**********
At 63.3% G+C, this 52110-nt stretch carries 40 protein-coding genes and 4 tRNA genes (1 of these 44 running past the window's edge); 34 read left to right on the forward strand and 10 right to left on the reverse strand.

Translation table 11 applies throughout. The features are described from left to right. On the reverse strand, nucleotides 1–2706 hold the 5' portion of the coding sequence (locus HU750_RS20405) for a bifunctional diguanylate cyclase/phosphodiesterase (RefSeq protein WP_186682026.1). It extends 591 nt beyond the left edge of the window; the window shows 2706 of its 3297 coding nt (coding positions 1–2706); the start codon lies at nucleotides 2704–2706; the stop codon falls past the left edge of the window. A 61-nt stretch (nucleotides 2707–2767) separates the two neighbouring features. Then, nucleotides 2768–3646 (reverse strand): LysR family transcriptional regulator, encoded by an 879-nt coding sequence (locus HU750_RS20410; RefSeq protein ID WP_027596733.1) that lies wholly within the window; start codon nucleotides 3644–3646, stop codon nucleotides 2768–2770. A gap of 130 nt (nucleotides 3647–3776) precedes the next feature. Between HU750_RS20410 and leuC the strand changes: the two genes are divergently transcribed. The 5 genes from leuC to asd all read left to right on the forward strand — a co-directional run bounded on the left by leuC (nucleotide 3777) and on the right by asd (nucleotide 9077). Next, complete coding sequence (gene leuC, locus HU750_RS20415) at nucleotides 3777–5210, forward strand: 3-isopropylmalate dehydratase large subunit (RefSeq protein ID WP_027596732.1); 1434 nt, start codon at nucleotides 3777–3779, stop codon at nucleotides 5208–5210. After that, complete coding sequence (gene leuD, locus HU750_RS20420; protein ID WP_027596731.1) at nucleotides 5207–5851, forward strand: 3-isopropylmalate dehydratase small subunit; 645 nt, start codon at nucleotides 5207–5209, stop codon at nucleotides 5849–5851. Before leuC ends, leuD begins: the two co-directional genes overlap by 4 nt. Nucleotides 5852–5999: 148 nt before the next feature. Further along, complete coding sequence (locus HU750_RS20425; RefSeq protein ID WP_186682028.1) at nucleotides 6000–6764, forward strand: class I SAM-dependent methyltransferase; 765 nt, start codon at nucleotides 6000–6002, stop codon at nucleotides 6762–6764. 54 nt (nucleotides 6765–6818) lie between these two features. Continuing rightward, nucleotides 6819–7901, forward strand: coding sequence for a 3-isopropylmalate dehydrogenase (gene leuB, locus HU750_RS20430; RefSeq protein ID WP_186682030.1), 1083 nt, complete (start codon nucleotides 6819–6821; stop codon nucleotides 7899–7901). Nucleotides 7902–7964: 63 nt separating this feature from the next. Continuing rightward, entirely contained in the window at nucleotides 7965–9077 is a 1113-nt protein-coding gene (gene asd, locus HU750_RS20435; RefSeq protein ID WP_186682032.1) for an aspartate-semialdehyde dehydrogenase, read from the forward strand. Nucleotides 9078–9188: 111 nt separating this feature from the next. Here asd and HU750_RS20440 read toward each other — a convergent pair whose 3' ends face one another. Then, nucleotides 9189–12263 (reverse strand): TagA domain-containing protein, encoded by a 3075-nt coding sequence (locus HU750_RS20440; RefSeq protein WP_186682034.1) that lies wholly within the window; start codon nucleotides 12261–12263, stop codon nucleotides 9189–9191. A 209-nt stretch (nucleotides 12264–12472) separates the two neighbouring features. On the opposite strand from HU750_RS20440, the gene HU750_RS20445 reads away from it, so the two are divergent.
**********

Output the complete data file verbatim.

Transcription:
At 63.3% G+C, this 52110-nt stretch carries 40 protein-coding genes and 4 tRNA genes (1 of these 44 running past the window's edge); 34 read left to right on the forward strand and 10 right to left on the reverse strand.

Translation table 11 applies throughout. The features are described from left to right. On the reverse strand, nucleotides 1–2706 hold the 5' portion of the coding sequence (locus HU750_RS20405) for a bifunctional diguanylate cyclase/phosphodiesterase (RefSeq protein WP_186682026.1). It extends 591 nt beyond the left edge of the window; the window shows 2706 of its 3297 coding nt (coding positions 1–2706); the start codon lies at nucleotides 2704–2706; the stop codon falls past the left edge of the window. A 61-nt stretch (nucleotides 2707–2767) separates the two neighbouring features. Then, nucleotides 2768–3646 (reverse strand): LysR family transcriptional regulator, encoded by an 879-nt coding sequence (locus HU750_RS20410; RefSeq protein ID WP_027596733.1) that lies wholly within the window; start codon nucleotides 3644–3646, stop codon nucleotides 2768–2770. A gap of 130 nt (nucleotides 3647–3776) precedes the next feature. Between HU750_RS20410 and leuC the strand changes: the two genes are divergently transcribed. The 5 genes from leuC to asd all read left to right on the forward strand — a co-directional run bounded on the left by leuC (nucleotide 3777) and on the right by asd (nucleotide 9077). Next, complete coding sequence (gene leuC, locus HU750_RS20415) at nucleotides 3777–5210, forward strand: 3-isopropylmalate dehydratase large subunit (RefSeq protein ID WP_027596732.1); 1434 nt, start codon at nucleotides 3777–3779, stop codon at nucleotides 5208–5210. After that, complete coding sequence (gene leuD, locus HU750_RS20420; protein ID WP_027596731.1) at nucleotides 5207–5851, forward strand: 3-isopropylmalate dehydratase small subunit; 645 nt, start codon at nucleotides 5207–5209, stop codon at nucleotides 5849–5851. Before leuC ends, leuD begins: the two co-directional genes overlap by 4 nt. Nucleotides 5852–5999: 148 nt before the next feature. Further along, complete coding sequence (locus HU750_RS20425; RefSeq protein ID WP_186682028.1) at nucleotides 6000–6764, forward strand: class I SAM-dependent methyltransferase; 765 nt, start codon at nucleotides 6000–6002, stop codon at nucleotides 6762–6764. 54 nt (nucleotides 6765–6818) lie between these two features. Continuing rightward, nucleotides 6819–7901, forward strand: coding sequence for a 3-isopropylmalate dehydrogenase (gene leuB, locus HU750_RS20430; RefSeq protein ID WP_186682030.1), 1083 nt, complete (start codon nucleotides 6819–6821; stop codon nucleotides 7899–7901). Nucleotides 7902–7964: 63 nt separating this feature from the next. Continuing rightward, entirely contained in the window at nucleotides 7965–9077 is a 1113-nt protein-coding gene (gene asd, locus HU750_RS20435; RefSeq protein ID WP_186682032.1) for an aspartate-semialdehyde dehydrogenase, read from the forward strand. Nucleotides 9078–9188: 111 nt separating this feature from the next. Here asd and HU750_RS20440 read toward each other — a convergent pair whose 3' ends face one another. Then, nucleotides 9189–12263 (reverse strand): TagA domain-containing protein, encoded by a 3075-nt coding sequence (locus HU750_RS20440; RefSeq protein WP_186682034.1) that lies wholly within the window; start codon nucleotides 12261–12263, stop codon nucleotides 9189–9191. A 209-nt stretch (nucleotides 12264–12472) separates the two neighbouring features. On the opposite strand from HU750_RS20440, the gene HU750_RS20445 reads away from it, so the two are divergent.